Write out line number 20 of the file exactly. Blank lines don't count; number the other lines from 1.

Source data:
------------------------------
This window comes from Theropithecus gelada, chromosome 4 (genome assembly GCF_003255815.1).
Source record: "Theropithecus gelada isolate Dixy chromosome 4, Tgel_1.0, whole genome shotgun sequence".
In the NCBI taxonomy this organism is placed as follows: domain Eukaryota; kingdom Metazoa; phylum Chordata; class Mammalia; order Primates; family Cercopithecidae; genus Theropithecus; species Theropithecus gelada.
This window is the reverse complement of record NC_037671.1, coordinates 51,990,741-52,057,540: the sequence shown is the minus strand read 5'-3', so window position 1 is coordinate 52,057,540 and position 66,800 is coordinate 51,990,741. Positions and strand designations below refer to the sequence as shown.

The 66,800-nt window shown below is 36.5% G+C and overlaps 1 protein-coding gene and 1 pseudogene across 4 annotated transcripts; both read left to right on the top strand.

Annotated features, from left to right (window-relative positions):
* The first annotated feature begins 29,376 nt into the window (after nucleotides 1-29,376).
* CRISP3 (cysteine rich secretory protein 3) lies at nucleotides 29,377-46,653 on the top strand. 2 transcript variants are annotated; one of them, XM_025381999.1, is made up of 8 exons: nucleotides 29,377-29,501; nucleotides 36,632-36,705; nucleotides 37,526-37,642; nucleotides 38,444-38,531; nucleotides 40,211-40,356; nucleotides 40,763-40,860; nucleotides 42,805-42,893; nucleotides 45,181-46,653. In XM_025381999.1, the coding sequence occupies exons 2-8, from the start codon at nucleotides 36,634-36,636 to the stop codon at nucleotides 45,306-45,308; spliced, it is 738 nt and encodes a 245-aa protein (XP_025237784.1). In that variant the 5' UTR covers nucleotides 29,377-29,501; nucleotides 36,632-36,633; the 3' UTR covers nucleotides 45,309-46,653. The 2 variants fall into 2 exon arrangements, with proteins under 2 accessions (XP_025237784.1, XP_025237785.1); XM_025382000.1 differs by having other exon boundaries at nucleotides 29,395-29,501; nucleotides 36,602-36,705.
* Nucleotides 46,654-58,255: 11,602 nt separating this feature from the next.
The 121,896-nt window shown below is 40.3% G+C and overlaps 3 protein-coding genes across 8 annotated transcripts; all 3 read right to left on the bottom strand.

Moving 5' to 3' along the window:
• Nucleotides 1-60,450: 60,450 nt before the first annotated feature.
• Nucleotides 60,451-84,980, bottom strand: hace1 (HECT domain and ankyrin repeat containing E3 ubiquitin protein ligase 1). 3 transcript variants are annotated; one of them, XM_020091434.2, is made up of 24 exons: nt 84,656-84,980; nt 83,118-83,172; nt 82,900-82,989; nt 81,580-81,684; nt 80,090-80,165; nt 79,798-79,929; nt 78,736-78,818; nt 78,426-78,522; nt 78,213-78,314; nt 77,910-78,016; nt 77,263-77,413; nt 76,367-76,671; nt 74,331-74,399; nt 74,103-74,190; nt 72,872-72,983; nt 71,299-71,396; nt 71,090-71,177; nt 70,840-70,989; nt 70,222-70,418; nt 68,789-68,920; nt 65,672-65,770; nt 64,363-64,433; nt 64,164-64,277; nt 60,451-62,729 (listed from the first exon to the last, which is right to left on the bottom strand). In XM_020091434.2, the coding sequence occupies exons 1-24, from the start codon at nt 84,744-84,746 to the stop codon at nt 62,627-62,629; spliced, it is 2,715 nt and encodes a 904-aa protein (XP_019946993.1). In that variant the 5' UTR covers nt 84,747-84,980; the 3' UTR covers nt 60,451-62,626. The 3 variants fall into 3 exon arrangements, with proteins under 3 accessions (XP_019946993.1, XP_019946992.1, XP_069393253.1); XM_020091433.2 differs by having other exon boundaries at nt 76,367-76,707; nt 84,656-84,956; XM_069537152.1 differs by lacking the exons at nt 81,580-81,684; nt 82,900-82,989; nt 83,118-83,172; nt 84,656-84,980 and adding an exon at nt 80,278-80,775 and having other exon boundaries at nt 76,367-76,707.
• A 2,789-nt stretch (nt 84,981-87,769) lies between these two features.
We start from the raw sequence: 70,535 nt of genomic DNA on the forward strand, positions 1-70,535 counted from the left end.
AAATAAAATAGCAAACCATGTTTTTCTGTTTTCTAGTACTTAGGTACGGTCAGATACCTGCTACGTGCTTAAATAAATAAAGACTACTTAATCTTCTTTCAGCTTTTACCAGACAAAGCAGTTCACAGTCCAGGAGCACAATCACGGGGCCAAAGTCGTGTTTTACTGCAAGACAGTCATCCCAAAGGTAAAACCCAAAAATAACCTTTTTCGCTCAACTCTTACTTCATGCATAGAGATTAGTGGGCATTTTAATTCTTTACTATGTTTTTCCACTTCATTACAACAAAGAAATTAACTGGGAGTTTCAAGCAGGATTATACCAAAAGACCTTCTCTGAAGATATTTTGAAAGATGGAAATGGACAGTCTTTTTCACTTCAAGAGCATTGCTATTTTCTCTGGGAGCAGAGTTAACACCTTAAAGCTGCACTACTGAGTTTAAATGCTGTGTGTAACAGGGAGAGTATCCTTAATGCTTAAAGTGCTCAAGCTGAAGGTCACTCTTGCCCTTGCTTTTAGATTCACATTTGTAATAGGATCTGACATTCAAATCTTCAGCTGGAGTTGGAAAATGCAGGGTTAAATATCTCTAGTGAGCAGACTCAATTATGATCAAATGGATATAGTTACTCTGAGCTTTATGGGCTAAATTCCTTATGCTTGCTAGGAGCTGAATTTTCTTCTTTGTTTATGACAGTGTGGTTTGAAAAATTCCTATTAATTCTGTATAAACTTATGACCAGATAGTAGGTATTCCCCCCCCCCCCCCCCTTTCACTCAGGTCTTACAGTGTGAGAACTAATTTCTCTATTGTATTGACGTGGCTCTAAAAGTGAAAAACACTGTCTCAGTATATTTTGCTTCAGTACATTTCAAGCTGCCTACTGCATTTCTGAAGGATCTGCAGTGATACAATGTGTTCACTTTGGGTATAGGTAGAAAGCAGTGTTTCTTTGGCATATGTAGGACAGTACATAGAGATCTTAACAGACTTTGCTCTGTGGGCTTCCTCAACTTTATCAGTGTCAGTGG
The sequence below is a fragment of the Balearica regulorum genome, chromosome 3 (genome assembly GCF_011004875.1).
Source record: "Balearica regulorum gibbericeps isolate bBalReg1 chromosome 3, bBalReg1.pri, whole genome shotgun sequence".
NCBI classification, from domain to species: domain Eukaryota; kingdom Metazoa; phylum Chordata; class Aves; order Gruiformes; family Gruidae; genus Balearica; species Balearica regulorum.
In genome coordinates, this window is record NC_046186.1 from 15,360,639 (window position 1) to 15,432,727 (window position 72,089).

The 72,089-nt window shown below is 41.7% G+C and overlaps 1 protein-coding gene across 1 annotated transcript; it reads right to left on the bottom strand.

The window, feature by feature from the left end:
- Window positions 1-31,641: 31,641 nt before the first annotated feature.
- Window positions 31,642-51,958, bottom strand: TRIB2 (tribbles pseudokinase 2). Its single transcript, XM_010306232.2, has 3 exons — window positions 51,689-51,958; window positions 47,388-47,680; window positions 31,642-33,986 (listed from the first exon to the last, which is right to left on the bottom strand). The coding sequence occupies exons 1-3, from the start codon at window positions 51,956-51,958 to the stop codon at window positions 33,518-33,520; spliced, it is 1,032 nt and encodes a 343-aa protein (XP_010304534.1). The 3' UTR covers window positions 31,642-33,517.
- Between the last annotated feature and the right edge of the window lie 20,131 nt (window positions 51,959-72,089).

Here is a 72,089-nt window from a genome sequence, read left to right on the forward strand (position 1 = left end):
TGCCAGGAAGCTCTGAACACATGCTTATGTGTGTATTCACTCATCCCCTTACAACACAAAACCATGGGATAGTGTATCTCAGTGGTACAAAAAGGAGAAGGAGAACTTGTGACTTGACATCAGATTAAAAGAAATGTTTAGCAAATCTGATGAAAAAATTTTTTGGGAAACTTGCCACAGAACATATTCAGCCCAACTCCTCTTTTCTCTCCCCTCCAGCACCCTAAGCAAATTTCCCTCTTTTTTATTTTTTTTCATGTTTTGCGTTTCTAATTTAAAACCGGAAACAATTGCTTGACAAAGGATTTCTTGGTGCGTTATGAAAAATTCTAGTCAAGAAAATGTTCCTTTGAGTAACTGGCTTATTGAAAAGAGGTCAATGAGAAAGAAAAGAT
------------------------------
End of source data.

In genome coordinates, this window is record NC_046186.1 from 15,360,639 (window position 1) to 15,432,727 (window position 72,089).